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Ban on partially hydrogenated oils from July 24

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Muscat: The ban on Partially Hydrogenated Oils (PHOs) will come into force from July 24, according to the Food Safety & Quality Centre (FSQC).

The Minister of Agriculture, Fisheries and Water Resources issued a decision on April 28, banning the production, import or marketing of Partially Hydrogenated Oils (PHOs), and food products in which these oils are used.

According to FSQC, hydrogenated oils are a type of fat used by food manufacturers to keep the shelf life longer. Hydrogenation is a process in which manufacturers add hydrogen to liquid fats, such as vegetable oil, to convert them into solid fats at room temperature.

Partially hydrogenated oil contains trans fat that can raise cholesterol and result in health complications.

In 2015, the US Food and Drug Administration (FDA) said that partially hydrogenated oil is not safe and that removing it from food could prevent thousands of heart attacks each year.

Partially hydrogenated oil (PHOs) is a solid form of vegetable oil that has undergone hydrogenation. This process adds hydrogen molecules to the liquid vegetable oil and transforms it into a solid at room temperature. During this process, trans fat forms.

Trans fat is the worst type of fat to consume because it lowers your body's good cholesterol and raises the bad kind according to experts.

According to experts, non-communicable diseases (NCD) represent a major public health issue and have been responsible for untimely deaths in the country.

The Ministry of Health (MOH) has launched the National Monitoring Framework for the Prevention and Control of Non-Communicable Diseases in 2021.

According to MOH, more than half of the population in the Sultanate of Oman suffers from obesity, and 33 per cent of individuals suffer from high blood pressure. More than 2,000 people are diagnosed with cancer each year.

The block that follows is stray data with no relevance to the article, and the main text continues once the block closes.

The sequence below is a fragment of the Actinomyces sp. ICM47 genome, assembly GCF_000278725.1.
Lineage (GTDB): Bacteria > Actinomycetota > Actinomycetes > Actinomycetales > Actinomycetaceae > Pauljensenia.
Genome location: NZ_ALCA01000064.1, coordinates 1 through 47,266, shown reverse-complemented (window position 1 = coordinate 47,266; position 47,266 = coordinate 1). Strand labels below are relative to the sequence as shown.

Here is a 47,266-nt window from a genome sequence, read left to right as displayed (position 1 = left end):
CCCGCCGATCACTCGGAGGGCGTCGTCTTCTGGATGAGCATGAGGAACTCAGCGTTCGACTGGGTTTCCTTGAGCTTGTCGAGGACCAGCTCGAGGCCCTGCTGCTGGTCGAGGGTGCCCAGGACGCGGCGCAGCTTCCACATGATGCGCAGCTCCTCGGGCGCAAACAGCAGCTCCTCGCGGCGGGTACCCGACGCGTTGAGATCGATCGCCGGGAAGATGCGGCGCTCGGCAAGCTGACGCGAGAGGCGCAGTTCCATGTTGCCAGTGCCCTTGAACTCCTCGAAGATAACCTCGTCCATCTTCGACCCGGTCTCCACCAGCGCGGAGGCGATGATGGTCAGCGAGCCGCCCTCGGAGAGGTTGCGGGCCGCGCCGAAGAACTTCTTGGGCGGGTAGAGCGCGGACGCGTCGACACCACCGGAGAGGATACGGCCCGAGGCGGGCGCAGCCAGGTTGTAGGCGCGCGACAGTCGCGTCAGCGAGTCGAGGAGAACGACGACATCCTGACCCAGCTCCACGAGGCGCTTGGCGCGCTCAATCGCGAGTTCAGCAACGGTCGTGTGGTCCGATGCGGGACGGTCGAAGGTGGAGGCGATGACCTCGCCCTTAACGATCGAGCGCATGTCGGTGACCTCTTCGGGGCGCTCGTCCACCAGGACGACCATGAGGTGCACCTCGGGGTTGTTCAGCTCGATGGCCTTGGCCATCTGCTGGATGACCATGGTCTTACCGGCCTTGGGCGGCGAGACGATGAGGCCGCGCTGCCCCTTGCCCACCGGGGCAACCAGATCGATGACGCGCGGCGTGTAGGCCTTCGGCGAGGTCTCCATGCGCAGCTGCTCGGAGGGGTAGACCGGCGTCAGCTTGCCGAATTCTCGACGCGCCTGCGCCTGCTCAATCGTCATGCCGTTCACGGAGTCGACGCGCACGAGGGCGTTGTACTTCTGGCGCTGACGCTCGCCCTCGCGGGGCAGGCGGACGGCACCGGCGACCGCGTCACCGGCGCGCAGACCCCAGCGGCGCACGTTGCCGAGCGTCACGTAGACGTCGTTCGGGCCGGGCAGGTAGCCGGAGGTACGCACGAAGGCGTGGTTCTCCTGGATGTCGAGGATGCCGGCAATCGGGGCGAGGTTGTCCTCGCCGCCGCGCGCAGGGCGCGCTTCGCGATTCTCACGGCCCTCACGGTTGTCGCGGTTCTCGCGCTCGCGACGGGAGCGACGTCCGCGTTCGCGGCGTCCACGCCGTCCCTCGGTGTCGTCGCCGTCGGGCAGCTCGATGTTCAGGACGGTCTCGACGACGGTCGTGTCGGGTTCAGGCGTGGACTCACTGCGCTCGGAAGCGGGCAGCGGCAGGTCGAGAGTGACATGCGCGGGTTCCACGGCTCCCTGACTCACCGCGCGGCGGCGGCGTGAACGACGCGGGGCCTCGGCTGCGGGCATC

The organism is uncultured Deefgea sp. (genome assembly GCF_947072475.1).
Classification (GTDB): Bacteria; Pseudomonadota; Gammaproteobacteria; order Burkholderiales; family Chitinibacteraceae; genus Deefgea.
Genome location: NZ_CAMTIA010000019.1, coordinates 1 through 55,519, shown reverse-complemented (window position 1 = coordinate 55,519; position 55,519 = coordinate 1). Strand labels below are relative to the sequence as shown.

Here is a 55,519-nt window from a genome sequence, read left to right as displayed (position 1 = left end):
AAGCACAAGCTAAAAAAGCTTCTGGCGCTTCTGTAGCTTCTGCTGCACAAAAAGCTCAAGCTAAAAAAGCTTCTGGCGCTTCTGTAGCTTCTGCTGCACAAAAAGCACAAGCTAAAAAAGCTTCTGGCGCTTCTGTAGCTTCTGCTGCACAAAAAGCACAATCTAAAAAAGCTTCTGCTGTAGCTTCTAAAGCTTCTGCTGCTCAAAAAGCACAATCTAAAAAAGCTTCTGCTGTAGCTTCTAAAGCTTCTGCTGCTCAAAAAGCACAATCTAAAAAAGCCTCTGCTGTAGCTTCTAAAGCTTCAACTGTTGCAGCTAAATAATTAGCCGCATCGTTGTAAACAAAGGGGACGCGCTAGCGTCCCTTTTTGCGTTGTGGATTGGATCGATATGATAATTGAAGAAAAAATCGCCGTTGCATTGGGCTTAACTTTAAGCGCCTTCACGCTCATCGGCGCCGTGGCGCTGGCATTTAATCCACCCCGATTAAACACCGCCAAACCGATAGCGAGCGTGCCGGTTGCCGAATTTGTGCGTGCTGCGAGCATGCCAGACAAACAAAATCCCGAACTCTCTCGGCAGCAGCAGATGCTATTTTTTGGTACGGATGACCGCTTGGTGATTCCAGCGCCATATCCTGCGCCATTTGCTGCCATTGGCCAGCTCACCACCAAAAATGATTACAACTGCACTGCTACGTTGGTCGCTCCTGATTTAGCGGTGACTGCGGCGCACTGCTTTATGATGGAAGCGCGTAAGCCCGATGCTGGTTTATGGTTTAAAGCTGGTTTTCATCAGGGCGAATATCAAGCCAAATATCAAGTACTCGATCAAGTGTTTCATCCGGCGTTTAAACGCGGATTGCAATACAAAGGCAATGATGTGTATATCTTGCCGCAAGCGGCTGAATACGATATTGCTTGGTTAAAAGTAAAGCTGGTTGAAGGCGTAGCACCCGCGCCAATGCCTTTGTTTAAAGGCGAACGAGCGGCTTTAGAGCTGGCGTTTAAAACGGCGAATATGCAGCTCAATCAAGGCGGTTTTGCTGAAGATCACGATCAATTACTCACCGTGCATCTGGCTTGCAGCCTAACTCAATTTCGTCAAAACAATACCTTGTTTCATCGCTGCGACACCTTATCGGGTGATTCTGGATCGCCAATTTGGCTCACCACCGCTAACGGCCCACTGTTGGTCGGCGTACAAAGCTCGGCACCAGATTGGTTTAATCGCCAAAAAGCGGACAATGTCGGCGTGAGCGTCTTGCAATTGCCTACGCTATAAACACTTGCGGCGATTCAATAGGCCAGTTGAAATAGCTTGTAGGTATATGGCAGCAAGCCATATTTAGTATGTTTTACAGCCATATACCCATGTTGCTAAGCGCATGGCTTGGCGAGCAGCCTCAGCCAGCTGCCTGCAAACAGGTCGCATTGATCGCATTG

The first step to controlling NCDs and reducing their burden is to integrate methods of prevention into development policies through strengthening policies, developing capacities, and supporting efforts to develop effective prevention mechanisms, which includes strengthening monitoring systems to provide key data to develop appropriate interventions.

This national framework has been prepared to reinforce the accountability and commitment of different sectors in implementing the various recommended interventions for the prevention and control of non-communicable diseases (NCDS).

The structure of this framework is based on various local, regional, and global high-priority indicators related to the control of the most common non-communicable diseases (e g, cardiovascular diseases, diabetes, cancer, chronic respiratory diseases, and mental health), in addition to the indicators related to reducing the exposure to risk factors associated with these diseases (e g, tobacco use, alcohol use, unhealthy diet, physical inactivity, and air pollution.

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